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Report shows that large and small governments overcome significant challenges to efficiently implement the Public Records Act

Olympia, WA – The Public Records Act, a law that’s more than four decades old, poses challenges to large and small governments, yet government entities are investing significant time and resources to overcome the inefficiencies created by the act. These are some of many conclusions from a recent report on the effect of public records requests by the Washington State Auditor’s Office (SAO).

The Joint Legislative Audit and Review Committee (JLARC) will hold a meeting on Wednesday in Olympia to hear about the report’s findings. Representatives from the Association of Washington Cities (AWC) and the Washington State Association of Counties (WSAC) plan to testify that the report duly points out that advances in technology and increases in the volume and complexity of records requests potentially undermine the Public Records Act, which was adopted in 1972 by Washington State voters.

“Every day, elected county and city officials ensure transparency in government and serve as stewards of public resources by effectively implementing the Public Records Act,” said Peter B. King, AWC Chief Executive Officer. “We need to bring the act into the 21st century – it’s the only way to fulfill its original purpose and ensure the wise use of taxpayer dollars.”

The report shows that three types of governments received 89 percent of the 285,000 public records requests in the most recent year – with cities and towns receiving 40 percent; state agencies, commissions or boards receiving 26 percent; and counties receiving 23 percent.

It also points to the fact that many requests are straightforward and governments are able to fulfil most requests quickly. Seventeen percent of requests were reported to be fulfilled the same day, 47 percent within five days, and 71 percent in less than 21 days.

But some requests are far more complicated than simply providing a copy of a report or pulling a specific piece of correspondence, said Josh Weiss, WSAC Policy and Legislative Relations Director.

The SAO report states that the number of requests grew 36 percent in the past five years, 81 percent of respondents reported receiving increasingly complex requests. Requests for GPS data, police dash cam videos, and other complex electronic data require more than just making copies. These requests require significant research and computer coding to extract the records being requested. Additionally, it takes time to review the records to make sure private information is protected and not disclosed.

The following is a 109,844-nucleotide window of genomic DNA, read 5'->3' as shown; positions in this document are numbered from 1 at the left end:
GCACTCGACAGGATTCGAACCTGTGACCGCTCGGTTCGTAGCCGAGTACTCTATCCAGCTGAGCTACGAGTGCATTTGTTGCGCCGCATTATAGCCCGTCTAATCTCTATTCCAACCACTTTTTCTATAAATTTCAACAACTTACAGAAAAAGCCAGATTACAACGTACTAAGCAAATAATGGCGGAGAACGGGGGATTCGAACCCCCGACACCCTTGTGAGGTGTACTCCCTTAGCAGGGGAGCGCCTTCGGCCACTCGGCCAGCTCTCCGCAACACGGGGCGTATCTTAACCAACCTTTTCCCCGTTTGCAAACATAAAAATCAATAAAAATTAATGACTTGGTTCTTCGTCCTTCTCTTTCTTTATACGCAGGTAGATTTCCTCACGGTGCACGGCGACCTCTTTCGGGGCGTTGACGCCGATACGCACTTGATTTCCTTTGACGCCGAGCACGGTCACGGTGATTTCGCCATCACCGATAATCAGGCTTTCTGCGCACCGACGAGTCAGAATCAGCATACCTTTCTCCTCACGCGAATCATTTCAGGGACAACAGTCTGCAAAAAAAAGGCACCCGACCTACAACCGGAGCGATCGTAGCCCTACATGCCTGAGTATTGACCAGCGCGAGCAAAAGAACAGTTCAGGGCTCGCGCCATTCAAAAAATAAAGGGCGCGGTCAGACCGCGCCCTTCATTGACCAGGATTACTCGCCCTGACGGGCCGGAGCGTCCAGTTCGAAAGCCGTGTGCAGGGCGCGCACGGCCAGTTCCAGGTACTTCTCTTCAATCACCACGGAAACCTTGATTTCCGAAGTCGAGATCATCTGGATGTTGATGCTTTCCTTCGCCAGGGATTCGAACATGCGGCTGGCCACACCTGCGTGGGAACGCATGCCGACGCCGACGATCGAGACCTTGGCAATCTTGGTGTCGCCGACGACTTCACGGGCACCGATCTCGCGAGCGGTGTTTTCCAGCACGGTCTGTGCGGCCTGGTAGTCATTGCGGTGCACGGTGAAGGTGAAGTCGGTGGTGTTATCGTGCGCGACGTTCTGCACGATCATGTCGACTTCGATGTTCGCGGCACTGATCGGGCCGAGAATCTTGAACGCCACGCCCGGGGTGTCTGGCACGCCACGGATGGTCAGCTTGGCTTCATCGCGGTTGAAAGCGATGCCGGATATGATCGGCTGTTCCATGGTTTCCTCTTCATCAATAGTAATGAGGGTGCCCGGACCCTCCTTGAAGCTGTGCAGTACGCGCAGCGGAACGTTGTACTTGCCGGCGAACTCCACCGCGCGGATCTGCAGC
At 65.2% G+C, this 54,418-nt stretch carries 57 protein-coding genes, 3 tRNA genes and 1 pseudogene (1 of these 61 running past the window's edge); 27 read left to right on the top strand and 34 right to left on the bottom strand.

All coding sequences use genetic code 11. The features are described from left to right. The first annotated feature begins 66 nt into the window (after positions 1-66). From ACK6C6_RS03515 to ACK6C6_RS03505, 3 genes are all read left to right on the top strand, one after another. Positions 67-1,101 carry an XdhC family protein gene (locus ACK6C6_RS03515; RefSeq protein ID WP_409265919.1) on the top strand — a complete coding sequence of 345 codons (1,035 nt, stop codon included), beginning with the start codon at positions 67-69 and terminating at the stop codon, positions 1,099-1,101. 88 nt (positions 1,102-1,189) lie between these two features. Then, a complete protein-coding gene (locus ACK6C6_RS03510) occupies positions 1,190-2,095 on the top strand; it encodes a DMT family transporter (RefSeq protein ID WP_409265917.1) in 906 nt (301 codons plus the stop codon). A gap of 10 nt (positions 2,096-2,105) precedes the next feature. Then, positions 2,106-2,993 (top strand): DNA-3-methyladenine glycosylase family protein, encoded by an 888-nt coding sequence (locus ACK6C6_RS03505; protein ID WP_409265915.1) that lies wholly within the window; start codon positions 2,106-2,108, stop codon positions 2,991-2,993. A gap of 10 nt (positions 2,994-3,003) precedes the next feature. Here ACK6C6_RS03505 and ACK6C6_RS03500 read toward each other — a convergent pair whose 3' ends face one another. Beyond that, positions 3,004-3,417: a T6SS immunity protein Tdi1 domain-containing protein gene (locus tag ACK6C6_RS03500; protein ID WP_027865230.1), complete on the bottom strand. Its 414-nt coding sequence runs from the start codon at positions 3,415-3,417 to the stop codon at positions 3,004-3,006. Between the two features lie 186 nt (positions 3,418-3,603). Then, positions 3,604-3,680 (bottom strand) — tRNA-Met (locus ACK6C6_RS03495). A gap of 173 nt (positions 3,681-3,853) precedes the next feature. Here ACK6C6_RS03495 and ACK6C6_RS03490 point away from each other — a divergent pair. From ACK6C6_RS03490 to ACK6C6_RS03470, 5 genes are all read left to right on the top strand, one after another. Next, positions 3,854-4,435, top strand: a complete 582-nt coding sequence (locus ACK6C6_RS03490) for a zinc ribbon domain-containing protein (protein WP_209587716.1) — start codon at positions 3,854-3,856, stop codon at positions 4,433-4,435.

The costs associated with fulfilling requests are also growing – in fact by 70 percent in the last five years. The SAO attributes the increasing costs to a growing number of requests, increasing complexity of those requests, and investments in technology to address both of those issues.

The PRA’s intricate requirements combined with increasingly complex records and records requests have created confusion among government officials. “The complexity and fear of litigation are at the forefront of public records officers’ minds,” said Candice Bock, AWC Government Relations Advocate. “The public and governments would benefit from clarifying portions of the PRA and creating alternatives to costly court battles.” Bock went on to state that alternative dispute resolution programs have proven successful in other states and would be beneficial to all parties.

“Not taking action – and choosing not to modernize this law – will only erode government transparency and efficiency,” added Weiss. He went on to explain that “updates” are being made by the courts on a case-by-case basis that lacks cohesiveness. There are now more than 400 exemptions that add to confusion and workload.

“The Legislature needs to take closer look at the PRA and provide needed updates that reflect 21st century realities,” concluded Bock. “It’s the best way to fulfill the act’s original purpose, provide government transparency, and make wise use of taxpayer dollars.”

The Association of Washington Cities (AWC) serves its members through advocacy, education and services. Founded in 1933, AWC is a private, nonprofit, nonpartisan corporation that represents Washington's cities and towns before the state legislature, the state executive branch and with regulatory agencies. The AWC also provides training, technical assistance, and Member Pooling Programs such as the Employee Benefit Trust, Risk Management Service Agency, Workers’ Comp Retro, and the Drug and Alcohol Consortium.

The Washington State Association of Counties (WSAC) is a voluntary, nonprofit association serving all of Washington’s 39 counties. WSAC members include elected county commissioners, councilors, council members and executives from all Washington State counties.


Media contacts:
Alicia Seegers Martinelli, Communications Director
Association of Washington Cities
(360) 753-4137

Derek Anderson, Communications and Member Services Director
Washington State Association of Counties
(360) 489-3020